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Beehive series: Today @MHS

This Week @ MHS

**Please note that the Society is closed on Monday, 1 September, in observance of Labor Day.**

September is upon us and it makes its appearance quietly as we begin the month with a holiday closure. The only main item of note this week on the calendar is a Brown Bag lunch talk on Wednesday, 3 September. Come by the MHS at noon for "Unspeakable Loss: North America's Invisible Throat Distemper Epidemic of 1735-1765," presented by Nicholad Bonneau, University of Notre Dame. While the New England throat distemper epidemic never achieved the notoriety acquired by other more notorious diseases of the colonial era, no single epidemic of that period proved more deadly to European settlers. This project asks why this epidemic escaped comment by contemporaries and past historians while raising interpretive questions informing our larger views of change, the priority of documentation, and the role of memory. This talk is free and open to the public so pack a lunch and come on by!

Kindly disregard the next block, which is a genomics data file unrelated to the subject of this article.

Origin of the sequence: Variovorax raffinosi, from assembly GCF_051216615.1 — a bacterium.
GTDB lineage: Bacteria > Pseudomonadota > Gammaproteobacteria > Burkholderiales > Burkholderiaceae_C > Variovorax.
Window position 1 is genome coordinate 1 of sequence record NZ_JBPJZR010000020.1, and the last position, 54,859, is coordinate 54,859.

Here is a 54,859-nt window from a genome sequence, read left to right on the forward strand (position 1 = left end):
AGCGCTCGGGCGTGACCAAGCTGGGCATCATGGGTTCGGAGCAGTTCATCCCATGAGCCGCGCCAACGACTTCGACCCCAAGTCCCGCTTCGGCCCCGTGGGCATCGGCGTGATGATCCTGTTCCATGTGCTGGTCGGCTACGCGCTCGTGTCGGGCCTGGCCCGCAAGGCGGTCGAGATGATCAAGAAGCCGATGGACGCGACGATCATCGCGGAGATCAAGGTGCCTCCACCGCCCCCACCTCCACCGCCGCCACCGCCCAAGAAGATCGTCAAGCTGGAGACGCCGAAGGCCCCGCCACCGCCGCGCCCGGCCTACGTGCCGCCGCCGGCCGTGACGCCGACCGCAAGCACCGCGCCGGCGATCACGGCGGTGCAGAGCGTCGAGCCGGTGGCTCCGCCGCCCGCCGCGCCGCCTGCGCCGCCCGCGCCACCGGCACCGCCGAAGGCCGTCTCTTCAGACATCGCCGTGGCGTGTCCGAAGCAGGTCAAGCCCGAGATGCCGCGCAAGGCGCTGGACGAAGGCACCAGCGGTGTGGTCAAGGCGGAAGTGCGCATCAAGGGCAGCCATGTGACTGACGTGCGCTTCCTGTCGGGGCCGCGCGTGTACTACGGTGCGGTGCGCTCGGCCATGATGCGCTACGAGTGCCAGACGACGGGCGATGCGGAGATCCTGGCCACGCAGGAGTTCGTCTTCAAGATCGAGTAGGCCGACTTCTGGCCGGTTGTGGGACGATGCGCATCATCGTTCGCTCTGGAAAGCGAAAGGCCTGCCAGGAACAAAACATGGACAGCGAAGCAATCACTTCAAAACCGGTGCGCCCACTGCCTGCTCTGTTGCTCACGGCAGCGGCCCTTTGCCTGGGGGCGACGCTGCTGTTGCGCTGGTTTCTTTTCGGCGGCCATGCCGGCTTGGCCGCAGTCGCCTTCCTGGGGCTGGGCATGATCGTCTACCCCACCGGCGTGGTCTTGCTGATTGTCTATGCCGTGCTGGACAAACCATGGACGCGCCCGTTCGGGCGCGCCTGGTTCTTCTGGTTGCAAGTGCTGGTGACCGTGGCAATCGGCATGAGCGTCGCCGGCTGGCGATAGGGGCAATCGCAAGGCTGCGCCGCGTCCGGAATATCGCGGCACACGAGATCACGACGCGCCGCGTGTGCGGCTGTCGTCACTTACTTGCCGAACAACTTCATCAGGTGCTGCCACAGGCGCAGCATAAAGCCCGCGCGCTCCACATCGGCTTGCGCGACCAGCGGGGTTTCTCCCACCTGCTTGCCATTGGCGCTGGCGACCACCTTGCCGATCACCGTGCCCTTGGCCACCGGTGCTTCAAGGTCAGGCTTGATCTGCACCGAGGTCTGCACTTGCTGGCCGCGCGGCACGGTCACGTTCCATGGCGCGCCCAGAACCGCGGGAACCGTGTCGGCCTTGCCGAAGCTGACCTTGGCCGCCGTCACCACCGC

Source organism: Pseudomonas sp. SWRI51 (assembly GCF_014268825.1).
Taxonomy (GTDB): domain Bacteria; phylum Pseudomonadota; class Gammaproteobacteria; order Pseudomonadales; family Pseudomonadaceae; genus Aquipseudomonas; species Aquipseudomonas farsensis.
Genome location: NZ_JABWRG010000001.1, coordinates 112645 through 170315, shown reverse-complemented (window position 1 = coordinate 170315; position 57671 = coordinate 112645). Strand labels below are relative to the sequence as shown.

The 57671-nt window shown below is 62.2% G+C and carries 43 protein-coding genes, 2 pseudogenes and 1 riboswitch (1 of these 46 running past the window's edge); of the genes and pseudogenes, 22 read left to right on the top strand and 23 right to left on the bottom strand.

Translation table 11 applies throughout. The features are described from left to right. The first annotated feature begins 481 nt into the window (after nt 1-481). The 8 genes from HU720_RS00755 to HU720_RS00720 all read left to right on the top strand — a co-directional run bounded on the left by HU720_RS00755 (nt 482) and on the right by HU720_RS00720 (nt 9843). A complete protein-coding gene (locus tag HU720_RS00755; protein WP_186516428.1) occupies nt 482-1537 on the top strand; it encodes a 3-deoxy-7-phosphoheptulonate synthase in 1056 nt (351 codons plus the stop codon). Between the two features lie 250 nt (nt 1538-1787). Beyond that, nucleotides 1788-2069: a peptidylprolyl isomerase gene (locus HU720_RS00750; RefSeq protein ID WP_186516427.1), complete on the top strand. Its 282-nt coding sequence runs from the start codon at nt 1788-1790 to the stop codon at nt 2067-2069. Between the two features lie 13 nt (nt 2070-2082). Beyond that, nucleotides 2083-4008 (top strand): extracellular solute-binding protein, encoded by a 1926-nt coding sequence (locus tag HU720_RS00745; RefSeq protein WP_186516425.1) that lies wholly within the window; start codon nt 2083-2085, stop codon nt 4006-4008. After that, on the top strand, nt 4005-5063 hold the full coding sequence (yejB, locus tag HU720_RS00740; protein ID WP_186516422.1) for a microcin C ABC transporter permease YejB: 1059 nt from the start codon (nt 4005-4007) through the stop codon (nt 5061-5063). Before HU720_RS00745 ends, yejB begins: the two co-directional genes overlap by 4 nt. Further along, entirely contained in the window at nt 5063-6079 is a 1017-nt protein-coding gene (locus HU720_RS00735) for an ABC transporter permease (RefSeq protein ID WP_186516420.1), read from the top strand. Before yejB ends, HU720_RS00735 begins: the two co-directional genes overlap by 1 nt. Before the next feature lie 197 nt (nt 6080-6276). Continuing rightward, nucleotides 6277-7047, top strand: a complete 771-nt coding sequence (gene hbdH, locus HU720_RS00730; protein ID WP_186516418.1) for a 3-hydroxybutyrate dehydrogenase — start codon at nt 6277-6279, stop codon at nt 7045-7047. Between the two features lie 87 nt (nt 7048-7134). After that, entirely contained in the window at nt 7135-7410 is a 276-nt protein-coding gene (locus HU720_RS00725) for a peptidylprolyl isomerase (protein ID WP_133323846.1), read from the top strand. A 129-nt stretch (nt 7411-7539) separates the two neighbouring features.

And remember that on most Saturdays, including 6 September, you can visit the Society for a free tour. The History and Collections of the MHS is a 90-minute docent-led tour that explores all of the public spaces in the Society's home.. This event is free and open to the public and begins at 10:00AM. And while you are here for the tour you can also view our current exhibition, "Letters and Photographs from the Battle Country: Massachusetts Women in World War I," open Monday-Saturday, 10:00AM-4:00PM.

**Library Hours Changing! Effective 1 September, the library is no longer open late on Tuesday evenings. New hours for the library are Mon-Fri, 9:00AM-4:45PM, and Saturday, 9:00AM-4:00PM.**

 

 

comments: 0 | permalink | Published: Sunday, 31 August, 2014, 12:00 PM

This Week @ MHS

There are no events scheduled for this, the last week of August, but you can still come in any time, 10:00AM-4:00PM, to see our current exhibition. Please be sure to keep an eye on our online events calendar to start planning your visits for September! 

**The Society is closed on Saturday, 30 August, and Monday, 1 September, in observance of Labor Day. Normal hours resume on Tuesday, 2 September. Enjoy the long weekend!

comments: 0 | permalink | Published: Sunday, 24 August, 2014, 12:00 PM

This Week @ MHS

And here we are again for the weekly round-up of events to come. Keeping with the pattern established in previous weeks, we have two Brown Bag lunch talks on offer this week, as well as a free tour.